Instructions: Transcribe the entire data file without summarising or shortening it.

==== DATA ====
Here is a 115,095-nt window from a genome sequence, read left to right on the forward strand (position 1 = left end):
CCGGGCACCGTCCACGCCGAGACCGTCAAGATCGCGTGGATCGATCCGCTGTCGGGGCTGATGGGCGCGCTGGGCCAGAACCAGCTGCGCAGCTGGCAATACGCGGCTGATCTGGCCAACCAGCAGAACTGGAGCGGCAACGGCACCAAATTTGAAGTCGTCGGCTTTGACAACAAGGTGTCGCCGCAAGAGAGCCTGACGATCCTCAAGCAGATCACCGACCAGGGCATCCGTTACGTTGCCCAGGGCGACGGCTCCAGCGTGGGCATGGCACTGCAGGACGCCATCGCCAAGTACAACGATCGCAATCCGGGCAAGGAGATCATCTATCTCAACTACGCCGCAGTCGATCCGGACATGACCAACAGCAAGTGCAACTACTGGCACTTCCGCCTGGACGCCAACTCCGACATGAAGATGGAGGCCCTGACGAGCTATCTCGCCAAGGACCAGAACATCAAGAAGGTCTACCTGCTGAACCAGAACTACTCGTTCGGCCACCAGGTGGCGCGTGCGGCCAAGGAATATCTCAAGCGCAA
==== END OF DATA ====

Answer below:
Here is a 115,095-nt window from a genome sequence, read left to right on the forward strand (position 1 = left end):
CCGGGCACCGTCCACGCCGAGACCGTCAAGATCGCGTGGATCGATCCGCTGTCGGGGCTGATGGGCGCGCTGGGCCAGAACCAGCTGCGCAGCTGGCAATACGCGGCTGATCTGGCCAACCAGCAGAACTGGAGCGGCAACGGCACCAAATTTGAAGTCGTCGGCTTTGACAACAAGGTGTCGCCGCAAGAGAGCCTGACGATCCTCAAGCAGATCACCGACCAGGGCATCCGTTACGTTGCCCAGGGCGACGGCTCCAGCGTGGGCATGGCACTGCAGGACGCCATCGCCAAGTACAACGATCGCAATCCGGGCAAGGAGATCATCTATCTCAACTACGCCGCAGTCGATCCGGACATGACCAACAGCAAGTGCAACTACTGGCACTTCCGCCTGGACGCCAACTCCGACATGAAGATGGAGGCCCTGACGAGCTATCTCGCCAAGGACCAGAACATCAAGAAGGTCTACCTGCTGAACCAGAACTACTCGTTCGGCCACCAGGTGGCGCGTGCGGCCAAGGAATATCTCAAGCGCAA